1. Envision the kind of day you want on your commute to work.
  2. Reflect and wind down on your commute home.
  3. Your commute likely starts your day, so it’s an opportunity to take a regular period of time to envision the kind of day that you want to experience.
  4. Can you set your intention for the day? Is your hope that your day can be filled with productivity, efficiency, endurance, or skill? The commute home is an opportunity to reflect on whether you were able to experience the day with the intention that you set and gives you a chance to wind down.5.

Integrate active commuting, like walking or cycling, as much as possible. Your commute might require a significant amount of driving or sitting, but if there is a way to include more walking or physical activity (even if it’s just taking the stairs instead of the elevator), you can improve your physical condition and mental well-being.

This is part of a series of articles on the Urban Survival blog, examining how to manage the stress of city living. Copyright Marlynn Wei, MD, PLLC 2015 References Christian TJ. Automobile commuting duration and the quantity of time spent with spouse, children, and friends. Preventive Medicine.2012; 55:215–218.

Delmelle EC, Haslauer E & Prinz T. Social satisfaction, commuting and neighborhoods. Journal of Transport Geography,2013; 30:110-116. Hamer M, Chida Y. Active commuting and cardiovascular risk: a meta-analytic review. Preventative Medicine.2008 Jan; 46(1):9-13.

  1. Ahneman D, et al.
  2. A Survey Method for Characterizing Daily Life Experience: The Day Reconstruction Method.
  3. Science,2004; 306:1776-1780.
  4. Oslowsky M, et al.
  5. Commuting Stress: Causes, Effects, and Methods of Coping.1995.
  6. New York: Plenum Press.
  7. Martin A., et al.
  8. Does active commuting improve psychological wellbeing? Longitudinal evidence from eighteen waves of the British Household Panel Survey.

Preventative Medicine.2014 Dec; 69:296-303. Roberts J, et al. “It’s driving her mad”: Gender differences in the effects of commuting on psychological health. Journal of Health Economics,2011; 30:1064-1076. White, M.J., 1986. Sex differences in urban commuting patterns.

What city has the shortest commute time?

The Average Commute Time by City – Here’s a ranking of the top 100 most populous metro areas by average commute time. See how well your city fared on our list!

Rank Metro Area Mean Travel Time to Work in Minutes
1 New York-Newark-Jersey City, NY-NJ 36.3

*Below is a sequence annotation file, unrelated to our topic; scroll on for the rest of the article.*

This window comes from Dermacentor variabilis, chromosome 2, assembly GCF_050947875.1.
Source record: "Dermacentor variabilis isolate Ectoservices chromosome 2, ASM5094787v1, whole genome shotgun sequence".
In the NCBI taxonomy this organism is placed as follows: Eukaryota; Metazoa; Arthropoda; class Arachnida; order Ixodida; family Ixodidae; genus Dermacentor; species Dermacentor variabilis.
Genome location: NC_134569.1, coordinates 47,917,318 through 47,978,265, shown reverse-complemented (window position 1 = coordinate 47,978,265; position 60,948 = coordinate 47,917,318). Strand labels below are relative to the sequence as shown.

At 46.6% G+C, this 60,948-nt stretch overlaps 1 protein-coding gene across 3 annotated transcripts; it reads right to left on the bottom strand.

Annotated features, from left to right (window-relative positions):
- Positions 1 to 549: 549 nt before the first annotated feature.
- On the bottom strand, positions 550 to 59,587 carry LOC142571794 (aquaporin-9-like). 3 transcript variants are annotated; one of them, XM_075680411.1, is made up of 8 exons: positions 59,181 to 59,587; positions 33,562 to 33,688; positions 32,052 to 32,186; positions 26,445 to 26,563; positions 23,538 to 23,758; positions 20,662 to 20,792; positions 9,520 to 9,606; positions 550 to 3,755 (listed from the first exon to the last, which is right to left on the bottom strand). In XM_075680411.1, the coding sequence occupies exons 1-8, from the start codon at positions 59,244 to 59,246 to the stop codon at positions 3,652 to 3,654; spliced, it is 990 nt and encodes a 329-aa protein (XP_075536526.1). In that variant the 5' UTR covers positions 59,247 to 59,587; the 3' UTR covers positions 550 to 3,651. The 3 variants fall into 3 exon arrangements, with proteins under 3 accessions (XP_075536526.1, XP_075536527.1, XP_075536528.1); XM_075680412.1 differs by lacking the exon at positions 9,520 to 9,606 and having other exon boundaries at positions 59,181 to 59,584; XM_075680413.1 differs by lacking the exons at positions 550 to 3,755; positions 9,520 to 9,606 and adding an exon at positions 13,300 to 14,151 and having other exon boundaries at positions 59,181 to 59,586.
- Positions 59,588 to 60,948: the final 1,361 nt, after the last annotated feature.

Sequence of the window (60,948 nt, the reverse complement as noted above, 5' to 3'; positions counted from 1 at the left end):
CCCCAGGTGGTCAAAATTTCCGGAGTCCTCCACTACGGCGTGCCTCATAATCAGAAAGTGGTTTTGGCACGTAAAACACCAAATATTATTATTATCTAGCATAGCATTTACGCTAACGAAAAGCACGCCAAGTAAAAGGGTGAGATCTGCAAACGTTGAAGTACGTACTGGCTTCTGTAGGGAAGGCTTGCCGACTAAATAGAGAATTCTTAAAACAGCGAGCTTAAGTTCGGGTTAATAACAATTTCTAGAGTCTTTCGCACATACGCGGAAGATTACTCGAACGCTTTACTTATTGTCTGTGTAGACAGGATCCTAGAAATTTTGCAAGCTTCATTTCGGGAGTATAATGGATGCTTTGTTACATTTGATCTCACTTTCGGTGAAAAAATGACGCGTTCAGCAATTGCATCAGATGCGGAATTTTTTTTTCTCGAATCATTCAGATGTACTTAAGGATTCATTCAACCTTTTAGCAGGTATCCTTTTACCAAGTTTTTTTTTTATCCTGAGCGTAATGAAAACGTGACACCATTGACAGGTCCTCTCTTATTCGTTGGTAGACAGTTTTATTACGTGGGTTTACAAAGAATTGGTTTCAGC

2 Washington-Arlington-Alexandria, DC-VA 34.6
3 San Francisco-Oakland-Hayward, CA 32.8
4 Riverside-San Bernardino-Ontario, CA 32.1
5 Stockton-Lodi, CA 32
6 Chicago-Naperville-Elgin, IL 31.6
7 Atlanta-Sandy Springs-Roswell, GA 31.4
8 Boston-Cambridge-Newton, MA 31
9 Baltimore-Columbia-Towson, MD 30.8
10 Bridgeport-Stamford-Norwalk, CT 30.4
11 Seattle-Tacoma-Bellevue, WA 30.1
12 Los Angeles-Long Beach-Anaheim, CA 30
13 Houston-The Woodlands-Sugar Land, TX 29.7
14 Philadelphia-Camden-Wilmington, PA-NJ-DE 29.5
15 Urban Honolulu, HI 29.1
16 Miami-Fort Lauderdale-West Palm Beach, FL 28.9
17 Worcester, MA 28.4
18 Orlando-Kissimmee-Sanford, FL 28.2
19 San Jose-Sunnyvale-Santa Clara, CA 28.2
20 Dallas-Fort Worth-Arlington, TX 28.1
21 Allentown-Bethlehem-Easton, PA 27.7
22 Denver-Aurora-Lakewood, CO 27.5
23 Nashville-Davidson-Murfreesboro-Franklin, TN 27.3
24 Cape Coral-Fort Myers, FL 27.2
25 Tampa-St. Petersburg-Clearwater, FL 27.1
26 Detroit-Warren-Dearborn, MI 26.8
27 Austin-Round Rock, TX 26.8
28 Sacramento-Roseville-Arden-Arcade, CA 26.8
29 Pittsburgh, PA 26.7
30 Portland-Vancouver-Hillsboro, OR-WA 26.6
31 Oxnard-Thousand Oaks-Ventura, CA 26.6
32 Baton Rouge, LA 26.6
33 Charlotte-Concord-Gastonia, NC 26.5
34 Jacksonville, FL 26.5
35 Phoenix-Mesa-Scottsdale, AZ 26.2
36 Birmingham-Hoover, AL 26.2
37 San Antonio-New Braunfels, TX 26
38 Lakeland-Winter Haven, FL 26
39 Raleigh, NC 25.9
40 Providence-Warwick, RI 25.8
41 New Orleans-Metairie, LA 25.8
42 San Diego-Carlsbad, CA 25.7
43 St. Louis, MO 25.6
44 Charleston-North Charleston, SC 25.4
45 Deltona-Daytona Beach-Ormond Beach, FL 25.4
46 Minneapolis-St. Paul-Bloomington, MN 25.3
47 Richmond, VA 25.2
48 New Haven-Milford, CT 24.9
49 Indianapolis-Carmel-Anderson, IN 24.8
50 Portland-South Portland, ME 24.8
51 Cincinnati, OH 24.7
52 Cleveland-Elyria, OH 24.6
53 Las Vegas-Henderson-Paradise, NV 24.5
54 Tucson, AZ 24.5
55 North Port-Sarasota-Bradenton, FL 24.5
56 Jackson, MS 24.4
57 Virginia Beach-Norfolk-Newport News, VA 24.3
58 Memphis, TN 24.1
59 Louisville/Jefferson County, KY 23.9
60 Hartford-West Hartford-East Hartford, CT 23.9
61 Durham-Chapel Hill, NC 23.8
62 Columbus, OH 23.7
63 Columbia, SC 23.7
64 Augusta-Richmond County, GA 23.7
65 Knoxville, TN 23.6
66 Albuquerque, NM 23.4
67 El Paso, TX 23.4
68 Akron, OH 23.4
69 Bakersfield, CA 23.4
70 Winston-Salem, NC 23.4
71 Colorado Springs, CO 23.3
72 Chattanooga, TN 23.2
73 Milwaukee-Waukesha-West Allis, WI 23.1
74 Albany-Schenectady-Troy, NY 23.1
75 Lancaster, PA 23.1
76 Kansas City, MO-KS 23
77 Little Rock-North Little Rock-Conway, AR 22.9
78 Harrisburg-Carlisle, PA 22.9
79 Greenville-Anderson-Mauldin, SC 22.8
80 Springfield, MA 22.8
81 Oklahoma City, OK 22.7
82 Ogden-Clearfield, UT 22.5
83 Salt Lake City, UT 22.4
84 Fresno, CA 22.4